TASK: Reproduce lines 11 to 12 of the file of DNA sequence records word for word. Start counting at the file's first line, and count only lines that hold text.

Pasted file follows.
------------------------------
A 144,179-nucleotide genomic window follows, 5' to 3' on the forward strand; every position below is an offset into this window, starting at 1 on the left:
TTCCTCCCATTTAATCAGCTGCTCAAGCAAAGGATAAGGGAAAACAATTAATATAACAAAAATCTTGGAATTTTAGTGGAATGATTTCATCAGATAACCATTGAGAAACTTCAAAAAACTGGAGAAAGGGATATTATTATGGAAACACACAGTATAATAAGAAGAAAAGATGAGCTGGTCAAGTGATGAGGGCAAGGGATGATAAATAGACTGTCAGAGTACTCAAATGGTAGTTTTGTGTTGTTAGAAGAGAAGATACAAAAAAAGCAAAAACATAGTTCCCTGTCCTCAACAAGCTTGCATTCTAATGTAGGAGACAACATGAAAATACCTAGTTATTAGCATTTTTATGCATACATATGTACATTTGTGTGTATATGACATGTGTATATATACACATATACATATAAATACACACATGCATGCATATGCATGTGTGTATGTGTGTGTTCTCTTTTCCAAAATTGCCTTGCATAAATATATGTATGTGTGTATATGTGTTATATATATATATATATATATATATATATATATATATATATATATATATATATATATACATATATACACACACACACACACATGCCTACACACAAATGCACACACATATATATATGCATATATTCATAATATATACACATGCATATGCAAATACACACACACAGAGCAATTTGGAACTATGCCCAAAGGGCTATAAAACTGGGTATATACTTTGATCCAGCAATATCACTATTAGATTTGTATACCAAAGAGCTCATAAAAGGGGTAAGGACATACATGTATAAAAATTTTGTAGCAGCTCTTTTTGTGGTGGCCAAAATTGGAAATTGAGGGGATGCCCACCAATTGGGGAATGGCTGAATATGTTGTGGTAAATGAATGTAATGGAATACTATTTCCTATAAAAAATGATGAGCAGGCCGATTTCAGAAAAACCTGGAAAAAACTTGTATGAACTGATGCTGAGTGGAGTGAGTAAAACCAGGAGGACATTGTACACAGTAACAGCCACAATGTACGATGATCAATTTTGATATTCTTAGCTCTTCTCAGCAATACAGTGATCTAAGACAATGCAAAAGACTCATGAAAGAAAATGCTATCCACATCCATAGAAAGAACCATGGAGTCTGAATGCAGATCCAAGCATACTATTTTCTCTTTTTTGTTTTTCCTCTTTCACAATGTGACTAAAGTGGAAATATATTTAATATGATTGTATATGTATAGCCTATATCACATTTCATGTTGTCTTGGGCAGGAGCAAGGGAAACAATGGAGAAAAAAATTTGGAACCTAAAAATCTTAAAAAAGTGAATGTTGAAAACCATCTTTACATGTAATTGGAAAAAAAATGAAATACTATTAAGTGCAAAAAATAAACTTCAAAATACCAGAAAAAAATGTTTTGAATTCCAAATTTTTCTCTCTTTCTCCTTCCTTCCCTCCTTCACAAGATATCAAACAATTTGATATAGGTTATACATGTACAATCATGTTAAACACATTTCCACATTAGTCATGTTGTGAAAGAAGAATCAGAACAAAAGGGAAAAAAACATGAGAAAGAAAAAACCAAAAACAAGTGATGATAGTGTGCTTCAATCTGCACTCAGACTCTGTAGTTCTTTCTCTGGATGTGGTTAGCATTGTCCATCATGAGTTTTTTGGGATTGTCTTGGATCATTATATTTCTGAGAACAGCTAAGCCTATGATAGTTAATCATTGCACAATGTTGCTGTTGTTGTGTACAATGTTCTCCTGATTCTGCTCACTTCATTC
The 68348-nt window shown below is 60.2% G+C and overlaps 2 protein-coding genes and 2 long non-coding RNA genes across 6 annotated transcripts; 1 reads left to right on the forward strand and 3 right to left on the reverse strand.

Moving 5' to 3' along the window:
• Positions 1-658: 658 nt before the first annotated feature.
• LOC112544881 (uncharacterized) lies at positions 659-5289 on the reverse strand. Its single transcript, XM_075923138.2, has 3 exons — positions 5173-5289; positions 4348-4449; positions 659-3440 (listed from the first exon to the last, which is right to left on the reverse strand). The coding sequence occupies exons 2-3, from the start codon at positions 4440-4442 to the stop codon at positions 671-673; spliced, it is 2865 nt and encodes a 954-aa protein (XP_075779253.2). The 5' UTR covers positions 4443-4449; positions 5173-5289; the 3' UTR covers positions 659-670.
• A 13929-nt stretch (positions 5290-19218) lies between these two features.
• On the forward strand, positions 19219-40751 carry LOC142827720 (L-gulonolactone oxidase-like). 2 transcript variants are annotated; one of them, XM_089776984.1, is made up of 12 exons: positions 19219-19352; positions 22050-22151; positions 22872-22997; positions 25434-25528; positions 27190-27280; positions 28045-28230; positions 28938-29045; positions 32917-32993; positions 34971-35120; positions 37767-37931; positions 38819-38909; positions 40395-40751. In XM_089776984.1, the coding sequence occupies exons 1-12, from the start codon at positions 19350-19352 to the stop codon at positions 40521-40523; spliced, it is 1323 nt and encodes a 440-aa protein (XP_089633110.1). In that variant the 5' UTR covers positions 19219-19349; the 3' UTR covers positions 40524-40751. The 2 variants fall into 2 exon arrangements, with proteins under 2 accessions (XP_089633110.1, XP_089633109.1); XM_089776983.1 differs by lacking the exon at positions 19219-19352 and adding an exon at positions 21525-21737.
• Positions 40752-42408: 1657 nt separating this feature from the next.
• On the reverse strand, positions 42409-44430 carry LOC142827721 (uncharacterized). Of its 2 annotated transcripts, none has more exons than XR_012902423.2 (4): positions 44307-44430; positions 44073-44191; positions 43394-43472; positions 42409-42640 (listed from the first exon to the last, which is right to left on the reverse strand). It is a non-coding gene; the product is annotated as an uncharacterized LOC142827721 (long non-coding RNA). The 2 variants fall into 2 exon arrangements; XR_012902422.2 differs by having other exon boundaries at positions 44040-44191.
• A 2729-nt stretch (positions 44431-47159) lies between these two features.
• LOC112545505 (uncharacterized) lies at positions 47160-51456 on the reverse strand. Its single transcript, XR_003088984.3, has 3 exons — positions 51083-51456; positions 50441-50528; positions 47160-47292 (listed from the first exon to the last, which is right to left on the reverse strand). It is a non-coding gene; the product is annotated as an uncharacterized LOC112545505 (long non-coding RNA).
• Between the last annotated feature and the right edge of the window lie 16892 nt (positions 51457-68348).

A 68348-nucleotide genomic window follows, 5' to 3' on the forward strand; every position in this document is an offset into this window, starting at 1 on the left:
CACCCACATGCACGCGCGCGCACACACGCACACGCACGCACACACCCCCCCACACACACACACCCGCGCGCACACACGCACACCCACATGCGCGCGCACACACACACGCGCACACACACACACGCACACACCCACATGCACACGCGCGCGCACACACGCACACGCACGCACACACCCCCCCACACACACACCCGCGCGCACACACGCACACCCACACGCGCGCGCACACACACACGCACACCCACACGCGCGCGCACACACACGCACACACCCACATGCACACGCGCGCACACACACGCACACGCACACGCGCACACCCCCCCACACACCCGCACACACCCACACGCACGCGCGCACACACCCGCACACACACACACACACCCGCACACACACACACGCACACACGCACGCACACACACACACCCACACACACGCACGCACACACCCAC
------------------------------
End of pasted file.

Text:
• A 2729-nt stretch (positions 44431-47159) lies between these two features.
• LOC112545505 (uncharacterized) lies at positions 47160-51456 on the reverse strand. Its single transcript, XR_003088984.3, has 3 exons — positions 51083-51456; positions 50441-50528; positions 47160-47292 (listed from the first exon to the last, which is right to left on the reverse strand). It is a non-coding gene; the product is annotated as an uncharacterized LOC112545505 (long non-coding RNA).